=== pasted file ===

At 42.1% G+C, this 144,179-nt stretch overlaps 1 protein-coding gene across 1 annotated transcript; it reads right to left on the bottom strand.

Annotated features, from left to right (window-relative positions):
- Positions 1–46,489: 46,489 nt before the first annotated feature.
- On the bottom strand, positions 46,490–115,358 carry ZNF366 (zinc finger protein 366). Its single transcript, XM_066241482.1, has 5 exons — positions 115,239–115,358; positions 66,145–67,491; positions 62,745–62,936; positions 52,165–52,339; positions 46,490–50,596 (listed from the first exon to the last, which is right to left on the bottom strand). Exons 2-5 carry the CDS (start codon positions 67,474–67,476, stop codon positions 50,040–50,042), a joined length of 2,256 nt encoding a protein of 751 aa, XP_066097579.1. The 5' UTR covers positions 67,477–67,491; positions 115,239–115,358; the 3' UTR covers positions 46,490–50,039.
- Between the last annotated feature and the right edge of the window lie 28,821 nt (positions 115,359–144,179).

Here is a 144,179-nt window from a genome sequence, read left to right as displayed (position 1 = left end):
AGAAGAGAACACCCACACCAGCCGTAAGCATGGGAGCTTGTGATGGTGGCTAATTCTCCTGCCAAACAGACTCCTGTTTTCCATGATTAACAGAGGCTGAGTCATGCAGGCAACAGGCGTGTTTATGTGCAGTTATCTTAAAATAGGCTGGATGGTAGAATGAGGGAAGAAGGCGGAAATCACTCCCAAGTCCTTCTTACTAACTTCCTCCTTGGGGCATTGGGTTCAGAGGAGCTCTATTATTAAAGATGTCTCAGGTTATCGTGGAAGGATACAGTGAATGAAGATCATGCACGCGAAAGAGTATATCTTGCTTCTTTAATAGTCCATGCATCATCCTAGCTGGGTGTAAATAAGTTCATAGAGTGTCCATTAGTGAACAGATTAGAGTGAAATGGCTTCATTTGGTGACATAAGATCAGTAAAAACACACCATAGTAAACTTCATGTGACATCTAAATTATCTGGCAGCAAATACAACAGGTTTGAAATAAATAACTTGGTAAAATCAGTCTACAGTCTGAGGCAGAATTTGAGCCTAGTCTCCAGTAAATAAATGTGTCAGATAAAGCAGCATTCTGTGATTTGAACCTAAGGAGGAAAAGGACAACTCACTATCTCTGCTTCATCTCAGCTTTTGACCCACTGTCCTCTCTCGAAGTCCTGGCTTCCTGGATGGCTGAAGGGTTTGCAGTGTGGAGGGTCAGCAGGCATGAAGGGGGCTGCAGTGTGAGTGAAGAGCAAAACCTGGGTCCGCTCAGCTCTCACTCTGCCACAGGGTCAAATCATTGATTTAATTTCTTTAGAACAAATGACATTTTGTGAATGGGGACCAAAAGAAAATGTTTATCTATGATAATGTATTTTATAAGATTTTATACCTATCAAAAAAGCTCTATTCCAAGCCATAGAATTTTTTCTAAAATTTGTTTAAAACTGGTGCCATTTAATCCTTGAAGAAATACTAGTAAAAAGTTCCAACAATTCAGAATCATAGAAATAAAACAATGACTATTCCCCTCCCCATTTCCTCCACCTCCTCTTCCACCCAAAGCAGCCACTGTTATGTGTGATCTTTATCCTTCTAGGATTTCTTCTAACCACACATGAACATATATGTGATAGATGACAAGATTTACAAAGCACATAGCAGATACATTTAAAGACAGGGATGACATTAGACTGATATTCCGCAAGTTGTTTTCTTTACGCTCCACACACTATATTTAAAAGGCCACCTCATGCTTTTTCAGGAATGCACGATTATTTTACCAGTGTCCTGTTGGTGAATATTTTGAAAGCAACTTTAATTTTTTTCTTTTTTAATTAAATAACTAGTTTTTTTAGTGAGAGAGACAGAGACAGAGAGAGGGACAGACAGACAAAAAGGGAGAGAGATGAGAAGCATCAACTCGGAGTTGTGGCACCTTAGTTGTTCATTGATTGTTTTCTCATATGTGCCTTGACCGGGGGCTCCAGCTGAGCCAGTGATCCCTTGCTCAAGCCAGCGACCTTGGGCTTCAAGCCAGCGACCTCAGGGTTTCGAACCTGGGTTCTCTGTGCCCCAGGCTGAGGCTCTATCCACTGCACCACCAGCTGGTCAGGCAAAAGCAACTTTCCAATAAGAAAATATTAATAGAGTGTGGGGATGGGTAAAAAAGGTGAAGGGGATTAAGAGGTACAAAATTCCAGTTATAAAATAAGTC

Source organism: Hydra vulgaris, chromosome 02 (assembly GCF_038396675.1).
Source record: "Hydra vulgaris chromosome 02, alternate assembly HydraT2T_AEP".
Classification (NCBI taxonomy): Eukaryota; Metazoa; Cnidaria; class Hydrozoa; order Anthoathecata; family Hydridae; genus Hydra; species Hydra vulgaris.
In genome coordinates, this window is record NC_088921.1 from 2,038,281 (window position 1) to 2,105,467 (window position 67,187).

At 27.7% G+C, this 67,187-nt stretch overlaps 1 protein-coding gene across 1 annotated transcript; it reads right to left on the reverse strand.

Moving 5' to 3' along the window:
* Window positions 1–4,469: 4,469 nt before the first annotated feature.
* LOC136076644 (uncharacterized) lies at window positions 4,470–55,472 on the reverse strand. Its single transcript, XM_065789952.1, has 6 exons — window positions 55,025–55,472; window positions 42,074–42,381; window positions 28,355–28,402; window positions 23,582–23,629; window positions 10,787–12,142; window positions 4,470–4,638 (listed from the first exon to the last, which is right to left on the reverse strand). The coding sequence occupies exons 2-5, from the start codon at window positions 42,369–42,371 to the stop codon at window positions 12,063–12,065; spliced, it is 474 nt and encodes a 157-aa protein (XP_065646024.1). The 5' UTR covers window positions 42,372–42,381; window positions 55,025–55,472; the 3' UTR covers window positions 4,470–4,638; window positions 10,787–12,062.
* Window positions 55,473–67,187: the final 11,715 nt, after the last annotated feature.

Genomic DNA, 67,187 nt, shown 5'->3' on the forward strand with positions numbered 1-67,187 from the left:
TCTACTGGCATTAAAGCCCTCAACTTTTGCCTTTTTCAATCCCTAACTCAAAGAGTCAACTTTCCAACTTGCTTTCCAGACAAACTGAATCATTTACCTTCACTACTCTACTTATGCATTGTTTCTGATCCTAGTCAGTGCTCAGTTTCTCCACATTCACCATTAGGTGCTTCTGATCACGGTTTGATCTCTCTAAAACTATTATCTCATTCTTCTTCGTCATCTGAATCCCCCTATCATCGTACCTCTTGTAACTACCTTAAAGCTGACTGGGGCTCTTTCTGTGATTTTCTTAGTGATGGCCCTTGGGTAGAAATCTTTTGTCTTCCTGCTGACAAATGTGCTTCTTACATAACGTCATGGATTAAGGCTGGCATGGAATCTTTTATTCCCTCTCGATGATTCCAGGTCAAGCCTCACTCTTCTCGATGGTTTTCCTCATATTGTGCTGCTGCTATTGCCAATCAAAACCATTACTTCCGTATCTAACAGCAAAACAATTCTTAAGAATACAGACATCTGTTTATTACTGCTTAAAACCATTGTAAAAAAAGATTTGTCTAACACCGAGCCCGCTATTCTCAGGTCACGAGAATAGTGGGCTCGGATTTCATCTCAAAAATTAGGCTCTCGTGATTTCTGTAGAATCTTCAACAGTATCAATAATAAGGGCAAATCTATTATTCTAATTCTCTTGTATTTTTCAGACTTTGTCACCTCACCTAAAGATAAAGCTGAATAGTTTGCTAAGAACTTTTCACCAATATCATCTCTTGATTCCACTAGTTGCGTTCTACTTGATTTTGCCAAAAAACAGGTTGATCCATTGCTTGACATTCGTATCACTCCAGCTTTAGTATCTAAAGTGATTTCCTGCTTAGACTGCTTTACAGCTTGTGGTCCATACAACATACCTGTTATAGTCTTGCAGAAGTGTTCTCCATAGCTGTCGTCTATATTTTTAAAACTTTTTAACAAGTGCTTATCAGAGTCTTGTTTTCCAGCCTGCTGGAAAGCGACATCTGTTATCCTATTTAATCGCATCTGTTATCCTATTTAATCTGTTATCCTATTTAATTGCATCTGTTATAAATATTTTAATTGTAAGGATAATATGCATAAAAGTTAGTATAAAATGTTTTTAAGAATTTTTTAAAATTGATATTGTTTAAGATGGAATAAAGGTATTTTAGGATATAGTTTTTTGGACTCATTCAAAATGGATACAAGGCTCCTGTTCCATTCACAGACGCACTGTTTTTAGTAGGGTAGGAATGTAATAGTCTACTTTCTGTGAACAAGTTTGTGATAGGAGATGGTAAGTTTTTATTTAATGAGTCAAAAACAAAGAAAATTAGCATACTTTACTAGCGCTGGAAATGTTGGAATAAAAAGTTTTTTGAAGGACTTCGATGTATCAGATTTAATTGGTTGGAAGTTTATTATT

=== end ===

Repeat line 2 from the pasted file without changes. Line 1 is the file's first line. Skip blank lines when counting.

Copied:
Annotated features, from left to right (window-relative positions):